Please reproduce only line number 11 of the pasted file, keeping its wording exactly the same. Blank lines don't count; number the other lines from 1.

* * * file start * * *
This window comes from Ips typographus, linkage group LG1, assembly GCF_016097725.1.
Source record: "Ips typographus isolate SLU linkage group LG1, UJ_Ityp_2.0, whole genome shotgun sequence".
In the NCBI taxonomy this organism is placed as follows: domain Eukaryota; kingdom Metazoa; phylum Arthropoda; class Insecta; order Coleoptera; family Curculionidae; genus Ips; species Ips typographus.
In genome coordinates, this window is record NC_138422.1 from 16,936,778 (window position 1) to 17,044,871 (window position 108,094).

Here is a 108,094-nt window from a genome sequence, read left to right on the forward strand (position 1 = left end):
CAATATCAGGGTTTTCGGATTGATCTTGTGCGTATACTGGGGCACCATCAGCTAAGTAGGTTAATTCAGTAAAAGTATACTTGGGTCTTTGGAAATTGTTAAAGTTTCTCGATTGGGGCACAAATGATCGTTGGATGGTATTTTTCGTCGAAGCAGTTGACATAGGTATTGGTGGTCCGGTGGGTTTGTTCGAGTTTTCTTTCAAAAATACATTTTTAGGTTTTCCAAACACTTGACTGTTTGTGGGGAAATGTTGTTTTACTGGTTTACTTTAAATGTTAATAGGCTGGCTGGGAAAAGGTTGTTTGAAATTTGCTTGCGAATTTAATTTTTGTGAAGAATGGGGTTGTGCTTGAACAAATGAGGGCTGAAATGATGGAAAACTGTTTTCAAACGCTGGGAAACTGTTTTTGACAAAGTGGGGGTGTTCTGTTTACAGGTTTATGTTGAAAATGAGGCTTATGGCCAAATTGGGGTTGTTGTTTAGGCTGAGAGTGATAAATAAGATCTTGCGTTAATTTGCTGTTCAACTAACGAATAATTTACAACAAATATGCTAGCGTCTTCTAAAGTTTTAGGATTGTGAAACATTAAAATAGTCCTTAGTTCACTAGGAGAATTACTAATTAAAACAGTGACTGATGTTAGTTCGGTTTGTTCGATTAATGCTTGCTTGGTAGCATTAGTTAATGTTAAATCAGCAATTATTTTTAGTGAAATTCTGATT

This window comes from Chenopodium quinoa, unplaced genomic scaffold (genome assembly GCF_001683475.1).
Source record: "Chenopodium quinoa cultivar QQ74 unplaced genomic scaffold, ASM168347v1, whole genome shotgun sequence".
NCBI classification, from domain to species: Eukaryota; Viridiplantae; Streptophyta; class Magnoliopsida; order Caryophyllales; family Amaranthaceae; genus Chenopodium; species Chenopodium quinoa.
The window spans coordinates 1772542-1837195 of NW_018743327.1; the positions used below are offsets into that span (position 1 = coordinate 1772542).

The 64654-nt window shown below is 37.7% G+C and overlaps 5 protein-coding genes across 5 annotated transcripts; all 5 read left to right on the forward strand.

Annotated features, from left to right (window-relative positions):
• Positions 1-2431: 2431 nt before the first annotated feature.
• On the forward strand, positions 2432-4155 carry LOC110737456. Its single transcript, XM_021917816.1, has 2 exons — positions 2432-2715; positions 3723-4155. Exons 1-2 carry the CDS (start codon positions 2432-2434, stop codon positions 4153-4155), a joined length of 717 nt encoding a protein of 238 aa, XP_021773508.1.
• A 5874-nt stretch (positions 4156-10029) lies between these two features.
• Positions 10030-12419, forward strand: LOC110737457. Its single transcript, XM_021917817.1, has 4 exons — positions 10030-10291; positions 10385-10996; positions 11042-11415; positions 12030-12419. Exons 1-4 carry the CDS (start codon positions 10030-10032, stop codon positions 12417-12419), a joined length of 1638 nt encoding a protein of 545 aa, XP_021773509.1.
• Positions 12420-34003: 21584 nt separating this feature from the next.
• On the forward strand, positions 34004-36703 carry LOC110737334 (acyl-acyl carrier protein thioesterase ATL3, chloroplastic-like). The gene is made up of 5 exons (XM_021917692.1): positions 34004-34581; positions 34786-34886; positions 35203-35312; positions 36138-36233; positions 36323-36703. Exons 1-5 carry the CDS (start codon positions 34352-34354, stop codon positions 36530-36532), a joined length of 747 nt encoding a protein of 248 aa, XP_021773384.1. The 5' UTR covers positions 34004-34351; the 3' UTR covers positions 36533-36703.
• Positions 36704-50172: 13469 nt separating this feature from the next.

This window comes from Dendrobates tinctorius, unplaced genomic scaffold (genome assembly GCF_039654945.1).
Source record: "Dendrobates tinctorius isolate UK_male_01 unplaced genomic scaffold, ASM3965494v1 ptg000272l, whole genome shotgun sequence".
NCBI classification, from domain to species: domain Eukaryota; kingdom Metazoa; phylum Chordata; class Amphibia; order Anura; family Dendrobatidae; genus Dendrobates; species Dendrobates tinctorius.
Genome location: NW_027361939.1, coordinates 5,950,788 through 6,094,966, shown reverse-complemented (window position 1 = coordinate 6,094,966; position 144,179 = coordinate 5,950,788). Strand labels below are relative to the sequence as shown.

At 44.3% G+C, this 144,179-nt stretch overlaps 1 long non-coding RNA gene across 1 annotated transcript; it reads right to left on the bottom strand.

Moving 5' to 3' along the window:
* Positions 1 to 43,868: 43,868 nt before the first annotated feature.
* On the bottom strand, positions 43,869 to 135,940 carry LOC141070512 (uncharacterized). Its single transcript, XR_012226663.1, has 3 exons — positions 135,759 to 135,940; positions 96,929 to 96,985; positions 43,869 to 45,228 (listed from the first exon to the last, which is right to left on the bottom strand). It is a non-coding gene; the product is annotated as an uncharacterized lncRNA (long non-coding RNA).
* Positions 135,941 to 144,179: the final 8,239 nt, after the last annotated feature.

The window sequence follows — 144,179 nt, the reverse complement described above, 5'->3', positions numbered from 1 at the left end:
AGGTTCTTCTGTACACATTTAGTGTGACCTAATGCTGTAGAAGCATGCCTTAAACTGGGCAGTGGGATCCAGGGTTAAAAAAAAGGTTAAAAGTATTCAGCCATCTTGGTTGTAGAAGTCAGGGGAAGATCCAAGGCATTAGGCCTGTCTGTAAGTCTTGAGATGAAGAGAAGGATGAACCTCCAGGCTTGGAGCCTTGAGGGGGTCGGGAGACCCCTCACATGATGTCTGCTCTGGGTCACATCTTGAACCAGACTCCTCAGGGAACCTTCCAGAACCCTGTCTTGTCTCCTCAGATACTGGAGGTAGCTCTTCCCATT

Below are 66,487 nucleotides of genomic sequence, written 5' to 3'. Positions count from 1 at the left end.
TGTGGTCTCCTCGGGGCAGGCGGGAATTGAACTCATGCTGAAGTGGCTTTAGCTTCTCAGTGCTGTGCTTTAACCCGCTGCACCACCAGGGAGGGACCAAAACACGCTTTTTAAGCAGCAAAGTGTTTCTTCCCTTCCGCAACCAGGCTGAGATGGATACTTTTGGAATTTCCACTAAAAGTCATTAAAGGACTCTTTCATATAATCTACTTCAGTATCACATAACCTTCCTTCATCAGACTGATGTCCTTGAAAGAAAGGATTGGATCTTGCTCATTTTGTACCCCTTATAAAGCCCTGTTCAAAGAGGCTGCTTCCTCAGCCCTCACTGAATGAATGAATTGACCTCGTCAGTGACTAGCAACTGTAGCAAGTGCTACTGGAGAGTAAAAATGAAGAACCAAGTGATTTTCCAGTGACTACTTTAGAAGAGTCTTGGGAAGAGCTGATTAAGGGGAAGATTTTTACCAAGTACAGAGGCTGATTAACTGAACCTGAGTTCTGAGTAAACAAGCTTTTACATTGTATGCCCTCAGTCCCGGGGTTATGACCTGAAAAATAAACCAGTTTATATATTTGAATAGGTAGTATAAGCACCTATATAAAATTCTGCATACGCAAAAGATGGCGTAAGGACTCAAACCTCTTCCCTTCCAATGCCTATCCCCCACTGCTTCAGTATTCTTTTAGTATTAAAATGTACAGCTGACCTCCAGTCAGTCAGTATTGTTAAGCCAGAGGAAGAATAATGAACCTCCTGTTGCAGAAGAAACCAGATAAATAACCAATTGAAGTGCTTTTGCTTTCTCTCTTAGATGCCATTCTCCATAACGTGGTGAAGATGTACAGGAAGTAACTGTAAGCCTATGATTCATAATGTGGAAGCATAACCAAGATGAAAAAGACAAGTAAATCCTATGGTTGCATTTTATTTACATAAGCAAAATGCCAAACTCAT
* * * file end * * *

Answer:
The 64654-nt window shown below is 37.7% G+C and overlaps 5 protein-coding genes across 5 annotated transcripts; all 5 read left to right on the forward strand.